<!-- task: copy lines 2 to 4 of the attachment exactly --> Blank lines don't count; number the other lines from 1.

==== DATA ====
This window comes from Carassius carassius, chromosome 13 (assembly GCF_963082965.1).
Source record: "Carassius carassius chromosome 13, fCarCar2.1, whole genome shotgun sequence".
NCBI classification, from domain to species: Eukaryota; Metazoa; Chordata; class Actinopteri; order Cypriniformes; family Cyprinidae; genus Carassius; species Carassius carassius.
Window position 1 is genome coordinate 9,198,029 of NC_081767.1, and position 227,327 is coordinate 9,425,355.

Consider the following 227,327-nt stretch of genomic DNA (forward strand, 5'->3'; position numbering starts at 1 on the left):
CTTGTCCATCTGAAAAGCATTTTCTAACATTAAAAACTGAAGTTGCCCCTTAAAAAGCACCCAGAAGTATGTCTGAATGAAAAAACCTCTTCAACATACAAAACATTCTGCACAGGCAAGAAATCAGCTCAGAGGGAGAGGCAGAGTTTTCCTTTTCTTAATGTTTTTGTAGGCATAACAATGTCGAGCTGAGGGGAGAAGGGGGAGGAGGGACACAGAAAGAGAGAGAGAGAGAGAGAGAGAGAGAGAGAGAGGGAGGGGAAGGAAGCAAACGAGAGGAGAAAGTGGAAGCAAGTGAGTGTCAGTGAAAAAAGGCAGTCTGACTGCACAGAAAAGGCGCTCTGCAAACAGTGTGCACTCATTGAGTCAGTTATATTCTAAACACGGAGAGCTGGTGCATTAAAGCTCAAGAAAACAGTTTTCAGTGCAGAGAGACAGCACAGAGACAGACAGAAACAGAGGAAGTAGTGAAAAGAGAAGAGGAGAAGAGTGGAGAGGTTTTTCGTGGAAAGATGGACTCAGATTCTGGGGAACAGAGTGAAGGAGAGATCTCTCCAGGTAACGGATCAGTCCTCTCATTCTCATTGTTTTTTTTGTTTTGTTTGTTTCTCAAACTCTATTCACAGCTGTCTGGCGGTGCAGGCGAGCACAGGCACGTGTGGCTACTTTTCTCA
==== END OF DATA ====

Source record: "Carassius carassius chromosome 13, fCarCar2.1, whole genome shotgun sequence".
NCBI classification, from domain to species: Eukaryota; Metazoa; Chordata; class Actinopteri; order Cypriniformes; family Cyprinidae; genus Carassius; species Carassius carassius.
Window position 1 is genome coordinate 9,198,029 of NC_081767.1, and position 227,327 is coordinate 9,425,355.